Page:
1Nephi 1:2 The Learning of the Jews and the Language of the Egyptians.

Excerpts from Step by Step through the Book of Mormon (unpublished) by Alan C. Miner

From the Ancient American Foundation (AAF). Visit their web site at https://www,ancientamerica.org

“And now, behold, we have written this record according to our knowledge, in the characters which are called among us the reformed Egyptian, being handed down and altered by us, according to our manner of speech

And if our plates had been sufficiently large we would have written in Hebrew; but the Hebrew hath been altered by us also; and if we could have written in Hebrew, behold, ye would have had no imperfection in our record.

But the Lord knoweth the things which we have written, and also that none other people knoweth our language.” (Mormon 9:32-34)

One scholar (Sidney B Sperry) of the Book of Mormon (has theorized) that “Nephi wrote in the Hebrew language but used Egyptian characters or script in the same sense that a stenographer uses Gregg characters to express English words” (Sidney B. Sperry, Our Book of Mormon, Bookcraft, 1950, p. 31)

Since most people associate Egyptian writing with hieroglyphics, the question arises, does the wording “language of the Egyptians” imply that the small plates were written in “Egyptian” hieroglyphic charac­ters? Furthermore, what constituted the “reformed Egyptian” characters that Moroni talks about in Mormon 9:32-34?

According to Hugh Nibley, in matters of language and composition the Book of Mormon from the first pre­sented a welcome target to the critics: here was some-thing that even a child could see was fraudulent, some thing that no intelligent person, let alone a clever deceiv­er would dream of-From the reformed Egyptian!!!” screamed Alexander Campbell with three exclamation points. Nobody body knew anything about reformed Egyptian then.but “Reformed Egyptian” is as good of term as any to describe that peculiar and remarkably abbreviation from the 8th to the 4th centuries, which enjoyed the heyday of its international popularity in Lehi’s own time. (Hugh Nibley, Since Cumorah, F.A.R.M.S. p.149)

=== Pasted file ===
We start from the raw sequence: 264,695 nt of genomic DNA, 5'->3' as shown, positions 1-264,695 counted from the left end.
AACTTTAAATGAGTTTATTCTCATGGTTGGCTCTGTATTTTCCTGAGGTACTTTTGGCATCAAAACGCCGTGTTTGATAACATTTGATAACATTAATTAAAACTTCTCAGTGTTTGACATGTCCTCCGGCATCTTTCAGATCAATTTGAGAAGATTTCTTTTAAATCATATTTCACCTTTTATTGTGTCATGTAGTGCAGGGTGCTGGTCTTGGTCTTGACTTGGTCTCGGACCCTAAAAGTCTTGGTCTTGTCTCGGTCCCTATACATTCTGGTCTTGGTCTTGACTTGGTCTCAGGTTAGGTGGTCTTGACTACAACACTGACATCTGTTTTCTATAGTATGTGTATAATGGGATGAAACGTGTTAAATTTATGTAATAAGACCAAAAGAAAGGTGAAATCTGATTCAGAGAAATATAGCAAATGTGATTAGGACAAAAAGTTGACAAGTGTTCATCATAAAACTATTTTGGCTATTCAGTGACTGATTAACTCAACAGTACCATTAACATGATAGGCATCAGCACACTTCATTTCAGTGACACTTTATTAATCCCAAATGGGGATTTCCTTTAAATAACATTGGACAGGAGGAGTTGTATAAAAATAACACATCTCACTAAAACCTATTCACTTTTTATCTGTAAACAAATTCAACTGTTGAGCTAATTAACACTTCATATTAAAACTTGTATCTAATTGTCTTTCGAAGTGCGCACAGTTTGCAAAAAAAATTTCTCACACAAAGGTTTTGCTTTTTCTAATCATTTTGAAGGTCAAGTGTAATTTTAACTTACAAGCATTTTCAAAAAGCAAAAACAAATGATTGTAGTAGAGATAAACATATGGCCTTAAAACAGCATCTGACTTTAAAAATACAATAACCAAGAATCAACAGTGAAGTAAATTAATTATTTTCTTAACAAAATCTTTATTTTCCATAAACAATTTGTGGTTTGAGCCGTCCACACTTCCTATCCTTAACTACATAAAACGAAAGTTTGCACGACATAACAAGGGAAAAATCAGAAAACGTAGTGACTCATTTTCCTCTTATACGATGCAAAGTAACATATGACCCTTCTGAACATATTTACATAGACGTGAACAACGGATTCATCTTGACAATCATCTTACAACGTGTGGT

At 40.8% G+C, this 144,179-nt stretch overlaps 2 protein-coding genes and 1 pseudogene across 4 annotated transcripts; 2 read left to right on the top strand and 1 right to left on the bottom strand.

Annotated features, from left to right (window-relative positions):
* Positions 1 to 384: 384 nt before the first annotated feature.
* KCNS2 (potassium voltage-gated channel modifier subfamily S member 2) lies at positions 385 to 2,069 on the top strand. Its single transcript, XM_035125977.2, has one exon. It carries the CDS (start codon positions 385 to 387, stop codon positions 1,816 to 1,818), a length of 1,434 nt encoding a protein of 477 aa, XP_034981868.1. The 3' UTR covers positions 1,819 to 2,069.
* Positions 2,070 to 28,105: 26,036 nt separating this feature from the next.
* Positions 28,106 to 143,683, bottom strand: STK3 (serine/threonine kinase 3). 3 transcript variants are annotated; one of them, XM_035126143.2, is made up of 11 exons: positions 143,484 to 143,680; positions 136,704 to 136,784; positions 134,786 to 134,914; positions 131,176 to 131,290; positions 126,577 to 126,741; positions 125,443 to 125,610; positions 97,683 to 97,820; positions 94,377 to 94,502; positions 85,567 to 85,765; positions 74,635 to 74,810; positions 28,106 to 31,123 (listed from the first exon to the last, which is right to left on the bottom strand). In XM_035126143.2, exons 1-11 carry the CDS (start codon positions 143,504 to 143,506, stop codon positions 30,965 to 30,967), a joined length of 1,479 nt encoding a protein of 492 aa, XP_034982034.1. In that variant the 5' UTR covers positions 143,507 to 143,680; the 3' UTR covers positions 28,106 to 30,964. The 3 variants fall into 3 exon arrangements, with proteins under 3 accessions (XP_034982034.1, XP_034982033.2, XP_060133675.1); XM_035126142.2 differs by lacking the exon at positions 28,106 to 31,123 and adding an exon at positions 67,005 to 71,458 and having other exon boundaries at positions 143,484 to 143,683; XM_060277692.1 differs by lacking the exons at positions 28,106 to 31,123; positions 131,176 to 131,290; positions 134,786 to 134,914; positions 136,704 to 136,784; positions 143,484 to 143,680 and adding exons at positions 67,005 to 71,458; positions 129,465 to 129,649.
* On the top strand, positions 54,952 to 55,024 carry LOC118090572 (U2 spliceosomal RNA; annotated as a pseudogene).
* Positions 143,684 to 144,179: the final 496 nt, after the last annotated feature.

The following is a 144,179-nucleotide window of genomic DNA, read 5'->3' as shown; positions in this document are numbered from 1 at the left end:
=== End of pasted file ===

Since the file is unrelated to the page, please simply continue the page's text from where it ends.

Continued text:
Thus, we could call the style of written characters probably not exactly like the ‘reformed Egyptian of Mormon and Moroni’s time because according to Moroni, as it was handed down, “it was altered by us according to our manner of speech.” (Mormon 9:32)


This illustration shows how Egyptian writing would represent the name “Ammon” moving from complicat­ed “Hieroglyphics” to an extremely abbreviated “Reformed Egyptian” at 600 B.C. [Hugh Nibley, Since Cumorah, F.A.R.M.S., p. 1491

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